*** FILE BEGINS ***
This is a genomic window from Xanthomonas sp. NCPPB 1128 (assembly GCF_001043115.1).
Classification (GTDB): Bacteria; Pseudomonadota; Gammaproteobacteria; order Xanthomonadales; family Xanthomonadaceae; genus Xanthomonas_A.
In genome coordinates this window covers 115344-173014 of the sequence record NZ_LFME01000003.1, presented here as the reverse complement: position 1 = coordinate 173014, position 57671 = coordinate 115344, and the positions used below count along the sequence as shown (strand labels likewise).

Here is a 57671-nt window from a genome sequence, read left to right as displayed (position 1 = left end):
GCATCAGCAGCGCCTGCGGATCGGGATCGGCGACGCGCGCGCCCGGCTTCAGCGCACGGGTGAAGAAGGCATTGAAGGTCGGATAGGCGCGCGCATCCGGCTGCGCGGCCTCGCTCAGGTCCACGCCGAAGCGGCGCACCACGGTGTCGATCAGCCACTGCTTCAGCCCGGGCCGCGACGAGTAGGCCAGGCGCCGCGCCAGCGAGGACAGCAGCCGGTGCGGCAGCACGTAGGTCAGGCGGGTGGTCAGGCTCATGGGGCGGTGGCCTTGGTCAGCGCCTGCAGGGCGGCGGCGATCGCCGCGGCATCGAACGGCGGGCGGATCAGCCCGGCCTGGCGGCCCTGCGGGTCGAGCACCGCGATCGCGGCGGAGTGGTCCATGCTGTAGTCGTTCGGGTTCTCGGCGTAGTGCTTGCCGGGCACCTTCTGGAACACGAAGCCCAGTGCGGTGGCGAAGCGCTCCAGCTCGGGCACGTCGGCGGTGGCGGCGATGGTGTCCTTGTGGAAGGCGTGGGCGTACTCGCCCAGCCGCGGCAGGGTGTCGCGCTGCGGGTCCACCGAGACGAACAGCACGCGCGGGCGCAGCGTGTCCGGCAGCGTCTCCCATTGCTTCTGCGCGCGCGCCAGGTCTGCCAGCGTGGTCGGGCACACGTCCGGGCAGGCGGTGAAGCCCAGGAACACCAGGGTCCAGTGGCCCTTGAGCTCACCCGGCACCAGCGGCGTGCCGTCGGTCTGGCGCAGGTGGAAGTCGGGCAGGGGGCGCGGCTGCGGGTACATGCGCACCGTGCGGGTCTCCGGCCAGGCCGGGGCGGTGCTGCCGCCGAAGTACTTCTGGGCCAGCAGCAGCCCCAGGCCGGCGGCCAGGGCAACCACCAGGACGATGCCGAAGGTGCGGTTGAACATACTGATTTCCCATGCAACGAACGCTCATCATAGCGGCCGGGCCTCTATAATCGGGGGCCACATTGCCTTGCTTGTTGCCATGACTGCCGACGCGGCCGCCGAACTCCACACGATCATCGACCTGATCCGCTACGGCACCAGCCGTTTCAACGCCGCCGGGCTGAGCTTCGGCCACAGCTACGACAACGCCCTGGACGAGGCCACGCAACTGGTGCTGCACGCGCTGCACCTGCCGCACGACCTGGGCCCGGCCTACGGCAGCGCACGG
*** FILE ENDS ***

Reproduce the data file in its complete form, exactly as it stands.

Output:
This is a genomic window from Xanthomonas sp. NCPPB 1128 (assembly GCF_001043115.1).
Classification (GTDB): Bacteria; Pseudomonadota; Gammaproteobacteria; order Xanthomonadales; family Xanthomonadaceae; genus Xanthomonas_A.
In genome coordinates this window covers 115344-173014 of the sequence record NZ_LFME01000003.1, presented here as the reverse complement: position 1 = coordinate 173014, position 57671 = coordinate 115344, and the positions used below count along the sequence as shown (strand labels likewise).

Here is a 57671-nt window from a genome sequence, read left to right as displayed (position 1 = left end):
GCATCAGCAGCGCCTGCGGATCGGGATCGGCGACGCGCGCGCCCGGCTTCAGCGCACGGGTGAAGAAGGCATTGAAGGTCGGATAGGCGCGCGCATCCGGCTGCGCGGCCTCGCTCAGGTCCACGCCGAAGCGGCGCACCACGGTGTCGATCAGCCACTGCTTCAGCCCGGGCCGCGACGAGTAGGCCAGGCGCCGCGCCAGCGAGGACAGCAGCCGGTGCGGCAGCACGTAGGTCAGGCGGGTGGTCAGGCTCATGGGGCGGTGGCCTTGGTCAGCGCCTGCAGGGCGGCGGCGATCGCCGCGGCATCGAACGGCGGGCGGATCAGCCCGGCCTGGCGGCCCTGCGGGTCGAGCACCGCGATCGCGGCGGAGTGGTCCATGCTGTAGTCGTTCGGGTTCTCGGCGTAGTGCTTGCCGGGCACCTTCTGGAACACGAAGCCCAGTGCGGTGGCGAAGCGCTCCAGCTCGGGCACGTCGGCGGTGGCGGCGATGGTGTCCTTGTGGAAGGCGTGGGCGTACTCGCCCAGCCGCGGCAGGGTGTCGCGCTGCGGGTCCACCGAGACGAACAGCACGCGCGGGCGCAGCGTGTCCGGCAGCGTCTCCCATTGCTTCTGCGCGCGCGCCAGGTCTGCCAGCGTGGTCGGGCACACGTCCGGGCAGGCGGTGAAGCCCAGGAACACCAGGGTCCAGTGGCCCTTGAGCTCACCCGGCACCAGCGGCGTGCCGTCGGTCTGGCGCAGGTGGAAGTCGGGCAGGGGGCGCGGCTGCGGGTACATGCGCACCGTGCGGGTCTCCGGCCAGGCCGGGGCGGTGCTGCCGCCGAAGTACTTCTGGGCCAGCAGCAGCCCCAGGCCGGCGGCCAGGGCAACCACCAGGACGATGCCGAAGGTGCGGTTGAACATACTGATTTCCCATGCAACGAACGCTCATCATAGCGGCCGGGCCTCTATAATCGGGGGCCACATTGCCTTGCTTGTTGCCATGACTGCCGACGCGGCCGCCGAACTCCACACGATCATCGACCTGATCCGCTACGGCACCAGCCGTTTCAACGCCGCCGGGCTGAGCTTCGGCCACAGCTACGACAACGCCCTGGACGAGGCCACGCAACTGGTGCTGCACGCGCTGCACCTGCCGCACGACCTGGGCCCGGCCTACGGCAGCGCACGG